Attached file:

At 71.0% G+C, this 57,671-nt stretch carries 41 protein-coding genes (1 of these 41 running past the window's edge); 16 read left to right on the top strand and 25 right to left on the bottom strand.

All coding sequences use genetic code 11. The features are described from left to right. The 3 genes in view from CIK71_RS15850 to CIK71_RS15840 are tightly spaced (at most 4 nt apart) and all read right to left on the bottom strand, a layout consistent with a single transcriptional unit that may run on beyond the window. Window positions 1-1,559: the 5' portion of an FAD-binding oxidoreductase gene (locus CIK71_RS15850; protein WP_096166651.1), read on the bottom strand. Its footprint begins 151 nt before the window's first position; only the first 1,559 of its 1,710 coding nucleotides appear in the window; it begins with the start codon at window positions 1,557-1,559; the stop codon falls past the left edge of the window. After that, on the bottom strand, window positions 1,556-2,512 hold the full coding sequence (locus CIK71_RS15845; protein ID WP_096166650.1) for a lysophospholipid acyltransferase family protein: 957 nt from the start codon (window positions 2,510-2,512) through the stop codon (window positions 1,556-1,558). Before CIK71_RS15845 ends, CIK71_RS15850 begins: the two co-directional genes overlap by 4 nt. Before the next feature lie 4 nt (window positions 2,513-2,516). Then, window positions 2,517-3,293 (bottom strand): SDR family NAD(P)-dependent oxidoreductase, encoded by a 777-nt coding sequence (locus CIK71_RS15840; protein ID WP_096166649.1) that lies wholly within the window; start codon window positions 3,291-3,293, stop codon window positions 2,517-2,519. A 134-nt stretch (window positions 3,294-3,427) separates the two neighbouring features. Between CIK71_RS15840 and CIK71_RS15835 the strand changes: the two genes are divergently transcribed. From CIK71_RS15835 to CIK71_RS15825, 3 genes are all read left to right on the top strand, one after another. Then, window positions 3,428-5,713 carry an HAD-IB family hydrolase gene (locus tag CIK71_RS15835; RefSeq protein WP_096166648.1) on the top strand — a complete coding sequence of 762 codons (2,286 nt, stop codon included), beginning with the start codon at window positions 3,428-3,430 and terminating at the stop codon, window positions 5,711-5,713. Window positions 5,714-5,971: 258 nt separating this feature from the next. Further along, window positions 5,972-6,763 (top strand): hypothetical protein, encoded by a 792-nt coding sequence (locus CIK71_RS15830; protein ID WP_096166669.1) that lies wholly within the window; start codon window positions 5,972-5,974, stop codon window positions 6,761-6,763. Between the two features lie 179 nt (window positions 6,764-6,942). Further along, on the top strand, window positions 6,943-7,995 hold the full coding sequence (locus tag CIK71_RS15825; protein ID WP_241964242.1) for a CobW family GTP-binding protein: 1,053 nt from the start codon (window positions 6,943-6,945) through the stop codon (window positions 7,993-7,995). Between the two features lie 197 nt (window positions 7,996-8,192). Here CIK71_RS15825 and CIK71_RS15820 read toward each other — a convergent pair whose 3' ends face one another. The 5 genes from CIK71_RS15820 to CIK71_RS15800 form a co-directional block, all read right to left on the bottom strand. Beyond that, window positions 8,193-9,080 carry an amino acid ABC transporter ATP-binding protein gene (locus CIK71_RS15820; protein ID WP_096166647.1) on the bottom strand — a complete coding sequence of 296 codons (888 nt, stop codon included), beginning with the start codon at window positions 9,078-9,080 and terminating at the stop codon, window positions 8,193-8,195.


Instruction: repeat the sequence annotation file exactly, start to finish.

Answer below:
At 71.0% G+C, this 57,671-nt stretch carries 41 protein-coding genes (1 of these 41 running past the window's edge); 16 read left to right on the top strand and 25 right to left on the bottom strand.

All coding sequences use genetic code 11. The features are described from left to right. The 3 genes in view from CIK71_RS15850 to CIK71_RS15840 are tightly spaced (at most 4 nt apart) and all read right to left on the bottom strand, a layout consistent with a single transcriptional unit that may run on beyond the window. Window positions 1-1,559: the 5' portion of an FAD-binding oxidoreductase gene (locus CIK71_RS15850; protein WP_096166651.1), read on the bottom strand. Its footprint begins 151 nt before the window's first position; only the first 1,559 of its 1,710 coding nucleotides appear in the window; it begins with the start codon at window positions 1,557-1,559; the stop codon falls past the left edge of the window. After that, on the bottom strand, window positions 1,556-2,512 hold the full coding sequence (locus CIK71_RS15845; protein ID WP_096166650.1) for a lysophospholipid acyltransferase family protein: 957 nt from the start codon (window positions 2,510-2,512) through the stop codon (window positions 1,556-1,558). Before CIK71_RS15845 ends, CIK71_RS15850 begins: the two co-directional genes overlap by 4 nt. Before the next feature lie 4 nt (window positions 2,513-2,516). Then, window positions 2,517-3,293 (bottom strand): SDR family NAD(P)-dependent oxidoreductase, encoded by a 777-nt coding sequence (locus CIK71_RS15840; protein ID WP_096166649.1) that lies wholly within the window; start codon window positions 3,291-3,293, stop codon window positions 2,517-2,519. A 134-nt stretch (window positions 3,294-3,427) separates the two neighbouring features. Between CIK71_RS15840 and CIK71_RS15835 the strand changes: the two genes are divergently transcribed. From CIK71_RS15835 to CIK71_RS15825, 3 genes are all read left to right on the top strand, one after another. Then, window positions 3,428-5,713 carry an HAD-IB family hydrolase gene (locus tag CIK71_RS15835; RefSeq protein WP_096166648.1) on the top strand — a complete coding sequence of 762 codons (2,286 nt, stop codon included), beginning with the start codon at window positions 3,428-3,430 and terminating at the stop codon, window positions 5,711-5,713. Window positions 5,714-5,971: 258 nt separating this feature from the next. Further along, window positions 5,972-6,763 (top strand): hypothetical protein, encoded by a 792-nt coding sequence (locus CIK71_RS15830; protein ID WP_096166669.1) that lies wholly within the window; start codon window positions 5,972-5,974, stop codon window positions 6,761-6,763. Between the two features lie 179 nt (window positions 6,764-6,942). Further along, on the top strand, window positions 6,943-7,995 hold the full coding sequence (locus tag CIK71_RS15825; protein ID WP_241964242.1) for a CobW family GTP-binding protein: 1,053 nt from the start codon (window positions 6,943-6,945) through the stop codon (window positions 7,993-7,995). Between the two features lie 197 nt (window positions 7,996-8,192). Here CIK71_RS15825 and CIK71_RS15820 read toward each other — a convergent pair whose 3' ends face one another. The 5 genes from CIK71_RS15820 to CIK71_RS15800 form a co-directional block, all read right to left on the bottom strand. Beyond that, window positions 8,193-9,080 carry an amino acid ABC transporter ATP-binding protein gene (locus CIK71_RS15820; protein ID WP_096166647.1) on the bottom strand — a complete coding sequence of 296 codons (888 nt, stop codon included), beginning with the start codon at window positions 9,078-9,080 and terminating at the stop codon, window positions 8,193-8,195.